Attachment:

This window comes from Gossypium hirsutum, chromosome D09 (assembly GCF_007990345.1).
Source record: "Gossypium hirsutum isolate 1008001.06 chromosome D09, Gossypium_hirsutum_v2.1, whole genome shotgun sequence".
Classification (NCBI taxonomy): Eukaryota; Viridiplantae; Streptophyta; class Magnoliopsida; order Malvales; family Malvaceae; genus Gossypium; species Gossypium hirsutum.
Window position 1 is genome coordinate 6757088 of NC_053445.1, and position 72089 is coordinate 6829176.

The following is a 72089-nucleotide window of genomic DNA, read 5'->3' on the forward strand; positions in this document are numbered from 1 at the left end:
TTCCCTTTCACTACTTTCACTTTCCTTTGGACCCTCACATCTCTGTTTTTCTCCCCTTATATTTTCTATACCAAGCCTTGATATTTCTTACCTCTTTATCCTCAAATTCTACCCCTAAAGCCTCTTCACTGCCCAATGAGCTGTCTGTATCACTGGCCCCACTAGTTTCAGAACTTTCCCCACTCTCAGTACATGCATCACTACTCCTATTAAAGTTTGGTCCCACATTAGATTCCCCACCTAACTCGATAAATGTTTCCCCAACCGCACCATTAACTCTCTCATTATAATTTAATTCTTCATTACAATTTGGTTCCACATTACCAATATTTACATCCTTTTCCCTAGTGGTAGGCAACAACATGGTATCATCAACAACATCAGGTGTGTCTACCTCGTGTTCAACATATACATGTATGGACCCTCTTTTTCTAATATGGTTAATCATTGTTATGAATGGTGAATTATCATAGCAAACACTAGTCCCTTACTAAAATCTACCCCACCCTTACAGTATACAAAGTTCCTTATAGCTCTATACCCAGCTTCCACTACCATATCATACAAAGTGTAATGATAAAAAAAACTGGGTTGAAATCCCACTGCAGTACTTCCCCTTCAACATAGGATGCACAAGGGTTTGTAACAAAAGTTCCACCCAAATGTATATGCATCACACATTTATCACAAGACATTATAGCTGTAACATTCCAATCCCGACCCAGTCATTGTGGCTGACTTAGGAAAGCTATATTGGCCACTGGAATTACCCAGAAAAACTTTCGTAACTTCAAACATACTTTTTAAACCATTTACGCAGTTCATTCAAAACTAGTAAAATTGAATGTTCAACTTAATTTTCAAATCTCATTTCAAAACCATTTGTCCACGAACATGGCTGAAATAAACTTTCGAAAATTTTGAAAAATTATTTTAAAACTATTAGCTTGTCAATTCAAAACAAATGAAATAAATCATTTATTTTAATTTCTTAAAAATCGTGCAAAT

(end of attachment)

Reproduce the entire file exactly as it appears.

This window comes from Gossypium hirsutum, chromosome D09 (assembly GCF_007990345.1).
Source record: "Gossypium hirsutum isolate 1008001.06 chromosome D09, Gossypium_hirsutum_v2.1, whole genome shotgun sequence".
Classification (NCBI taxonomy): Eukaryota; Viridiplantae; Streptophyta; class Magnoliopsida; order Malvales; family Malvaceae; genus Gossypium; species Gossypium hirsutum.
Window position 1 is genome coordinate 6757088 of NC_053445.1, and position 72089 is coordinate 6829176.

The following is a 72089-nucleotide window of genomic DNA, read 5'->3' on the forward strand; positions in this document are numbered from 1 at the left end:
TTCCCTTTCACTACTTTCACTTTCCTTTGGACCCTCACATCTCTGTTTTTCTCCCCTTATATTTTCTATACCAAGCCTTGATATTTCTTACCTCTTTATCCTCAAATTCTACCCCTAAAGCCTCTTCACTGCCCAATGAGCTGTCTGTATCACTGGCCCCACTAGTTTCAGAACTTTCCCCACTCTCAGTACATGCATCACTACTCCTATTAAAGTTTGGTCCCACATTAGATTCCCCACCTAACTCGATAAATGTTTCCCCAACCGCACCATTAACTCTCTCATTATAATTTAATTCTTCATTACAATTTGGTTCCACATTACCAATATTTACATCCTTTTCCCTAGTGGTAGGCAACAACATGGTATCATCAACAACATCAGGTGTGTCTACCTCGTGTTCAACATATACATGTATGGACCCTCTTTTTCTAATATGGTTAATCATTGTTATGAATGGTGAATTATCATAGCAAACACTAGTCCCTTACTAAAATCTACCCCACCCTTACAGTATACAAAGTTCCTTATAGCTCTATACCCAGCTTCCACTACCATATCATACAAAGTGTAATGATAAAAAAAACTGGGTTGAAATCCCACTGCAGTACTTCCCCTTCAACATAGGATGCACAAGGGTTTGTAACAAAAGTTCCACCCAAATGTATATGCATCACACATTTATCACAAGACATTATAGCTGTAACATTCCAATCCCGACCCAGTCATTGTGGCTGACTTAGGAAAGCTATATTGGCCACTGGAATTACCCAGAAAAACTTTCGTAACTTCAAACATACTTTTTAAACCATTTACGCAGTTCATTCAAAACTAGTAAAATTGAATGTTCAACTTAATTTTCAAATCTCATTTCAAAACCATTTGTCCACGAACATGGCTGAAATAAACTTTCGAAAATTTTGAAAAATTATTTTAAAACTATTAGCTTGTCAATTCAAAACAAATGAAATAAATCATTTATTTTAATTTCTTAAAAATCGTGCAAAT